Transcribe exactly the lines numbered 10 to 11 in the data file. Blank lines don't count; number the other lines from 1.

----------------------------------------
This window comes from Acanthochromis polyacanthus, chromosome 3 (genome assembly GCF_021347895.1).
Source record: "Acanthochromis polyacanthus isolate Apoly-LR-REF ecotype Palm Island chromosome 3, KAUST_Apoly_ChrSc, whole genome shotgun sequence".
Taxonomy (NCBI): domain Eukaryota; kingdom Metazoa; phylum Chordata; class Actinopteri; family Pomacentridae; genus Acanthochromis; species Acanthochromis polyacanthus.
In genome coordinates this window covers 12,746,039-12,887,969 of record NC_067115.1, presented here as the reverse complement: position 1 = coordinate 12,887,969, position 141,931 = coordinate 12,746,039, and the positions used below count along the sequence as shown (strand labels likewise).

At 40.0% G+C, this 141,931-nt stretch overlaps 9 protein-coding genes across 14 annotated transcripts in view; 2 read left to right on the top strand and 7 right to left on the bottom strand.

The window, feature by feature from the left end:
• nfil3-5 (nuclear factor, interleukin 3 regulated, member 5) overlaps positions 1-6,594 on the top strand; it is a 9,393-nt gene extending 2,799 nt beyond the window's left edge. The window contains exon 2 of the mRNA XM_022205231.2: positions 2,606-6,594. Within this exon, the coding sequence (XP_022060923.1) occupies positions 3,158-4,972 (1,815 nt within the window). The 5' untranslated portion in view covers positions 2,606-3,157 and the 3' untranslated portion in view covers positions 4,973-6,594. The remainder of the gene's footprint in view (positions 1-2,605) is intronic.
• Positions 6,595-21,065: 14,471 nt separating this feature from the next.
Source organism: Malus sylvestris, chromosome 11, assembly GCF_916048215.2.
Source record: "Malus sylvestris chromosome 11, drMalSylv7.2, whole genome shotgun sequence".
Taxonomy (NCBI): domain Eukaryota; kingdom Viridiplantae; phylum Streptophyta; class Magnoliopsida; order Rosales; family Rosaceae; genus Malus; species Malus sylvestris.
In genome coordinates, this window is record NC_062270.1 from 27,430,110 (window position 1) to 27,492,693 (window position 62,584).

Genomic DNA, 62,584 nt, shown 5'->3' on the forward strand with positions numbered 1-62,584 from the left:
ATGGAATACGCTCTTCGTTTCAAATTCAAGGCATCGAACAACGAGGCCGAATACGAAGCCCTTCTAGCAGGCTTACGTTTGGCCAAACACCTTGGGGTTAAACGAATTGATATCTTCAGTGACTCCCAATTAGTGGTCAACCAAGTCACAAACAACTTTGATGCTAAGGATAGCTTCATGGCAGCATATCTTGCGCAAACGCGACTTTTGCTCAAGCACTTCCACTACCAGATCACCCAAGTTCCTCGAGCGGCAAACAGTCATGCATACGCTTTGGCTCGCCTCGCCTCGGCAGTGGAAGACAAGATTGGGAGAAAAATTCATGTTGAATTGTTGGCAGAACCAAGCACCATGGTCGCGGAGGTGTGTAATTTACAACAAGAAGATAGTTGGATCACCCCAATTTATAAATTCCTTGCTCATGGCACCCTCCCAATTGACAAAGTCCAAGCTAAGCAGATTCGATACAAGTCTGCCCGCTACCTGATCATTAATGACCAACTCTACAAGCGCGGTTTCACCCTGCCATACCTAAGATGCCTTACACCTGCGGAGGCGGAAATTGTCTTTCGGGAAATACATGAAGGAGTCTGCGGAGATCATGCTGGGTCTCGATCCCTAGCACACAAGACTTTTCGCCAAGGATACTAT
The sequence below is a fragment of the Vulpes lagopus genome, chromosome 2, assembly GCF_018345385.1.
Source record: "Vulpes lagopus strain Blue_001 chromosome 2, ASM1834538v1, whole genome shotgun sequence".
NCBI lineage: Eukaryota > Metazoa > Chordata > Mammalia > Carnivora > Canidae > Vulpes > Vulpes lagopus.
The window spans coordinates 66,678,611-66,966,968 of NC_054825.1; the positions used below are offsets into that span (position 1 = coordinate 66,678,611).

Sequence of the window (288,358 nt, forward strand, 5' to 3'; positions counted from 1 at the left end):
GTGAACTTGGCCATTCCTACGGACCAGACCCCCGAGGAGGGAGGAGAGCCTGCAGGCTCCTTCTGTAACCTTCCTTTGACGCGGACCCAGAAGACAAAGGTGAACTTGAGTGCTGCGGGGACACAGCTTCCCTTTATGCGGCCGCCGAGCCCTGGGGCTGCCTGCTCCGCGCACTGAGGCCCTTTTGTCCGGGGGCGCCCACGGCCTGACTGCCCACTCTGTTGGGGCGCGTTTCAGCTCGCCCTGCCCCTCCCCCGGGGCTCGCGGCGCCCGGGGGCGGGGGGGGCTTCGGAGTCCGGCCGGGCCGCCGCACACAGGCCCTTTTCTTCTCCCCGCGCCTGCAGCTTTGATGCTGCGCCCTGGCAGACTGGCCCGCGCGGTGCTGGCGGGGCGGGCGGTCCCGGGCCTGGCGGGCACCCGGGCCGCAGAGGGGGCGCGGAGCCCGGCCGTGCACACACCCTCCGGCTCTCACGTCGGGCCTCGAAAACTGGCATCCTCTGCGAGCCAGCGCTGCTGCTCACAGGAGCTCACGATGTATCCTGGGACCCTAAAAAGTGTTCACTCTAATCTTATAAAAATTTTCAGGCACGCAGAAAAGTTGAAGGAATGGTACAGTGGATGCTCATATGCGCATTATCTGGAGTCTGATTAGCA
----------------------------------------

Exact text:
Source record: "Malus sylvestris chromosome 11, drMalSylv7.2, whole genome shotgun sequence".
Taxonomy (NCBI): domain Eukaryota; kingdom Viridiplantae; phylum Streptophyta; class Magnoliopsida; order Rosales; family Rosaceae; genus Malus; species Malus sylvestris.